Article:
Study Challenges ‘All or Nothing’ View of Dyslexia

By Debra Viadero — January 22, 1992 4 min read

A new study of Connecticut schoolchildren challenges the traditional view of dyslexia as a permanent disability that is easily distinguishable from other kinds of reading problems children encounter in their elementary-school years.

Rather, researchers at the Yale University School of Medicine have concluded, the disability, like hypertension or obesity, varies in severity.

Children considered to be dyslexic in the fist grade may no longer fit the same classification two years later, they said. Conversely, children who are not seen as dyslexic early on may qualify for special help in reading as they grow older.

“it does seem dyslexia is not an all-or-nothing phenomenon,” said Robert Makuch, an associate professor of public health at Yale University School of Medicine and one of the study’s authors. “What this also implies is that children need constant monitoring as they progress through grade school.”

The World Federation of Neurology defines dyslexia as a disorder “manifested by difficulty in learning to read despite conventional instruction, adequate intelligence, and socio-cultural opportunity.”

Children with the disorder sometimes transpose letters or have difficulty matching sounds to the letters or groupings of letters they see on a page.

The disability affects an estimated 10 percent of all schoolchildren, and, in recent years, it has been assumed to have a biological basis.

In the study, published Jan. 16 in the New England Journal of Medicine, the researchers described their effort to track 414 randomly selected Connecticut children from when they entered kindergarten in 1983.

The children were given standardized reading tests every year and standard I.Q. tests every two years. For the study, as well as in practice, children defined as dyslexic are those with a marked discrepancy between their intelligence levels and reading abilities.

The traditional view of the disorder holds that such children show up in unexpectedly large numbers-forming a kind of statistical “hump"--at the lower end on scales measuring children’s reading ability.

This belief has contributed to the view of dyslexic children as distinct from youngsters who are simply poor readers, and it has also led researchers to look for biological origins to the disorder. “It became very clear where to put the cut point” for classifying children with the disorder, Mr. Makuch explained. “Therefore, it was a distinct entity.”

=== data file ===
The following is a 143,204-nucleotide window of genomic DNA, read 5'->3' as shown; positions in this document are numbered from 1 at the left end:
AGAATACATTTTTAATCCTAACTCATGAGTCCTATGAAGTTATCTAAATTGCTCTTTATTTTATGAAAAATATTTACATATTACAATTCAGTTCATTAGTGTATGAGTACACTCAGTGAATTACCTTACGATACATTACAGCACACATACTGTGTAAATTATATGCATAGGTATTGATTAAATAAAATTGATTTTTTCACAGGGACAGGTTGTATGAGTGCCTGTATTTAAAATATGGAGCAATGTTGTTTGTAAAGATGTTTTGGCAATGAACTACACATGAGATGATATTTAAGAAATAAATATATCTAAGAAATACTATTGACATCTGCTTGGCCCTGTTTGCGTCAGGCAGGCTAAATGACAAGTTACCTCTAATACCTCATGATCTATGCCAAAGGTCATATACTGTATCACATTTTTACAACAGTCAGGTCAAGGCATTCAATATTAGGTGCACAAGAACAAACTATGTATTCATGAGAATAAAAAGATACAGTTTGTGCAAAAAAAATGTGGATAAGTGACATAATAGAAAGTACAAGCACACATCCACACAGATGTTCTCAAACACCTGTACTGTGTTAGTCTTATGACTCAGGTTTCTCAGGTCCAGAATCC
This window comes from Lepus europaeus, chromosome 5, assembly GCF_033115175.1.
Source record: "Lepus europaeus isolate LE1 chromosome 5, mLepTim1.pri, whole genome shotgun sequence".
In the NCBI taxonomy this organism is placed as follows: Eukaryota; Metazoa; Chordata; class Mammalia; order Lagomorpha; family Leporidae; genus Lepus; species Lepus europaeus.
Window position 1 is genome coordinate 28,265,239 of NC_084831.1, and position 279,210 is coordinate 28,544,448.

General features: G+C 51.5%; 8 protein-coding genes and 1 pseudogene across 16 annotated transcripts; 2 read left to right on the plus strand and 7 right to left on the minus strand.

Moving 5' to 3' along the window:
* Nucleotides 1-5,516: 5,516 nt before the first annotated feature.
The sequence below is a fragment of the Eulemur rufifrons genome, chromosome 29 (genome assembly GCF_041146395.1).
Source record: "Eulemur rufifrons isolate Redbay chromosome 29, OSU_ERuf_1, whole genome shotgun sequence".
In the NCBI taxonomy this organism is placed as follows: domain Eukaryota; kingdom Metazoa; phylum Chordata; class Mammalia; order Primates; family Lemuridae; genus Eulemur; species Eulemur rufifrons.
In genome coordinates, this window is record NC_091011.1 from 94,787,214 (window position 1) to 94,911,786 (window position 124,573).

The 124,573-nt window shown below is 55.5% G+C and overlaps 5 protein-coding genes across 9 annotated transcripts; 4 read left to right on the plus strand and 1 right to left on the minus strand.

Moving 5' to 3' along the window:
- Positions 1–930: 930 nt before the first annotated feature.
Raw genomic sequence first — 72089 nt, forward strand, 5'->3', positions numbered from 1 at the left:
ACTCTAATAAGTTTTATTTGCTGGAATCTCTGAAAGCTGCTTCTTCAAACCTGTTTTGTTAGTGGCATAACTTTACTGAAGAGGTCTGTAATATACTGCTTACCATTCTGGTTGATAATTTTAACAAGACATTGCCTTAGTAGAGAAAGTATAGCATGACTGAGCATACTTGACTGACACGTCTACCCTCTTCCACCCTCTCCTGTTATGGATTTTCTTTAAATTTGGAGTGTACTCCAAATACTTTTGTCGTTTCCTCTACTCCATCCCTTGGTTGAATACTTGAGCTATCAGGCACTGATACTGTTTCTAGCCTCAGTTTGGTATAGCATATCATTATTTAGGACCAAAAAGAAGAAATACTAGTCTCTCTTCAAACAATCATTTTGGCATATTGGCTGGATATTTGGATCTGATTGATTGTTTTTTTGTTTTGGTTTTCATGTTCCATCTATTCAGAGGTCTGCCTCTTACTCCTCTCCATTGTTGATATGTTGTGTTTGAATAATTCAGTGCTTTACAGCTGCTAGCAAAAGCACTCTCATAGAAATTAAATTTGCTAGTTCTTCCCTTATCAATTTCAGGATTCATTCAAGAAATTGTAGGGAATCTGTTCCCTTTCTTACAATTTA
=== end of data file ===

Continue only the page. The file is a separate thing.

The Yale researchers found, however, that test scores of dyslexic children in their sample fell along a much more normal distribution along the lower end of a standard bell curve.

They said the findings “suggest that dyslexia occurs along a continuum that blends imperceptibly with normal reading ability.”

“No distinct cutoff point exists to distinguish children with dyslexia clearly from children with normal reading ability,” the report states.

The researchers identified 25 children in the 1st grade, and 31 children in the 3rd grade, as dyslexic. Only 7 children, however--28 percent of the dyslexic 1st graders--fell into that category in both grades. Similarly, only 17 percent of the 1st graders originally diagnosed as dyslexic were still classified that way in the 6th grade.

“Children move in and out in their reading ability, especially in the early years,” said Dr. Sally E. Shaywitz, the director of the study and a professor of pediatrics at Yale University School of Medicine. “if we want to identify those who are our most [severely disabled] readers later on, we have to identify a larger group of children as being vulnerable early.”

“It would make much more sense to consider younger children at risk for dyslexia rather than to put on unalterable labels,” she said.

The researchers said the findings also indicate that methods currently used to classify dyslexic children for special education may be arbitrary.

“Although limitations on resources may necessitate the imposition of cutoff points for the provision of services, physicians must recognize that such cutoffs may have no biologic validity,’' the report concludes.

‘A Real Disorder’

The researchers said the findings also mean that educators and clinicians using specific interventions to treat dyslexia might not be able to consider every child who moves out of the disability category a testimony to the success of their methods.

The reason for that, they point out, is that two-thirds of the children in the study shed the label after the 1st grade with no interventions at all.

In an editorial accompanying the study, Dr. Peter B. Rosenberger, the director of the learning-disorders unit at Massachusetts General Hospital, wrote that the findings also raise questions about the way the disability is defined.

“It may be that we want to define it as an aptitude--or talent--deficit rather than a discrepancy between intelligence and reading ability,” he added in an interview. “It means it’s possible to be dyslexic and still be reading at grade level.”

“That’s important because such kids are still at risk for problems,” he said.

The researchers said the study does not, however, refute the notion that the disability may have biological origins.

They noted, for example, that mental retardation--a disability with much more distinct physiological causes--also occurs within a range of I.Q. scores in any given population.

Dyslexia is “a real disorder,” Dr. Shaywitz said. “It’s the same kind of variability you have with hypertension and other biological functions.”

The study was funded by the National Institute of Child Health and Human Development.

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A version of this article appeared in the January 22, 1992 edition of Education Week as Study Challenges ‘All or Nothing’ View of Dyslexia